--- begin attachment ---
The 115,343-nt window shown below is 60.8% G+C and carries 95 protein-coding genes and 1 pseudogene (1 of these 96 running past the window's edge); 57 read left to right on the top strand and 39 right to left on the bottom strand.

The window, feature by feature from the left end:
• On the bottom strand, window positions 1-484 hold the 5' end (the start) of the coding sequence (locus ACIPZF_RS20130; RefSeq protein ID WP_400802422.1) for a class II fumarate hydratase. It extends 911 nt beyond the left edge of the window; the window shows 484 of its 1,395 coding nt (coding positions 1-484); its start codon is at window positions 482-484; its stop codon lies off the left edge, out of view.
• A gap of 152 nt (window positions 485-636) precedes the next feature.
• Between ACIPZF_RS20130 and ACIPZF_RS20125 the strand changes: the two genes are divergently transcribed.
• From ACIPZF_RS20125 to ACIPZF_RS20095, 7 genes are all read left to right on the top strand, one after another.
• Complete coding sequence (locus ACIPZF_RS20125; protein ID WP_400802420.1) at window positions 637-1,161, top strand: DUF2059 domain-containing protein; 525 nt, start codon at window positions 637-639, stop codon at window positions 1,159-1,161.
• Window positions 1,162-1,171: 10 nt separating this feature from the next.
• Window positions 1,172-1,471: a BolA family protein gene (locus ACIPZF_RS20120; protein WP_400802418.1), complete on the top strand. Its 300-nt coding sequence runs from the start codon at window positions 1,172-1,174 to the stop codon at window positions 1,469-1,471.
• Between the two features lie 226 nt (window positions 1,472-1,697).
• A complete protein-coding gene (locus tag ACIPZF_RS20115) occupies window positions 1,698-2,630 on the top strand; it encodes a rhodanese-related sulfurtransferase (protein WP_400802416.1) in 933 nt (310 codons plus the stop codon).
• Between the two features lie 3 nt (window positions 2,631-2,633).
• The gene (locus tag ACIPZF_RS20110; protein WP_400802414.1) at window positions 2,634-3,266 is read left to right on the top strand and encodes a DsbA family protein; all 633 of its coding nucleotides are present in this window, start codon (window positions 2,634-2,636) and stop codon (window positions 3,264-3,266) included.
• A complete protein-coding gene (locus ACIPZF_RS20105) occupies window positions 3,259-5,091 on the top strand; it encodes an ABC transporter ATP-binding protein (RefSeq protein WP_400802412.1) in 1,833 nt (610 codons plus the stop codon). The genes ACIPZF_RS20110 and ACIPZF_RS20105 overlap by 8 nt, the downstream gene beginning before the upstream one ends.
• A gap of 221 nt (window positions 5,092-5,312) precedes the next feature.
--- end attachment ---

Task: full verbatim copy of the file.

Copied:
The 115,343-nt window shown below is 60.8% G+C and carries 95 protein-coding genes and 1 pseudogene (1 of these 96 running past the window's edge); 57 read left to right on the top strand and 39 right to left on the bottom strand.

The window, feature by feature from the left end:
• On the bottom strand, window positions 1-484 hold the 5' end (the start) of the coding sequence (locus ACIPZF_RS20130; RefSeq protein ID WP_400802422.1) for a class II fumarate hydratase. It extends 911 nt beyond the left edge of the window; the window shows 484 of its 1,395 coding nt (coding positions 1-484); its start codon is at window positions 482-484; its stop codon lies off the left edge, out of view.
• A gap of 152 nt (window positions 485-636) precedes the next feature.
• Between ACIPZF_RS20130 and ACIPZF_RS20125 the strand changes: the two genes are divergently transcribed.
• From ACIPZF_RS20125 to ACIPZF_RS20095, 7 genes are all read left to right on the top strand, one after another.
• Complete coding sequence (locus ACIPZF_RS20125; protein ID WP_400802420.1) at window positions 637-1,161, top strand: DUF2059 domain-containing protein; 525 nt, start codon at window positions 637-639, stop codon at window positions 1,159-1,161.
• Window positions 1,162-1,171: 10 nt separating this feature from the next.
• Window positions 1,172-1,471: a BolA family protein gene (locus ACIPZF_RS20120; protein WP_400802418.1), complete on the top strand. Its 300-nt coding sequence runs from the start codon at window positions 1,172-1,174 to the stop codon at window positions 1,469-1,471.
• Between the two features lie 226 nt (window positions 1,472-1,697).
• A complete protein-coding gene (locus tag ACIPZF_RS20115) occupies window positions 1,698-2,630 on the top strand; it encodes a rhodanese-related sulfurtransferase (protein WP_400802416.1) in 933 nt (310 codons plus the stop codon).
• Between the two features lie 3 nt (window positions 2,631-2,633).
• The gene (locus tag ACIPZF_RS20110; protein WP_400802414.1) at window positions 2,634-3,266 is read left to right on the top strand and encodes a DsbA family protein; all 633 of its coding nucleotides are present in this window, start codon (window positions 2,634-2,636) and stop codon (window positions 3,264-3,266) included.
• A complete protein-coding gene (locus ACIPZF_RS20105) occupies window positions 3,259-5,091 on the top strand; it encodes an ABC transporter ATP-binding protein (RefSeq protein WP_400802412.1) in 1,833 nt (610 codons plus the stop codon). The genes ACIPZF_RS20110 and ACIPZF_RS20105 overlap by 8 nt, the downstream gene beginning before the upstream one ends.
• A gap of 221 nt (window positions 5,092-5,312) precedes the next feature.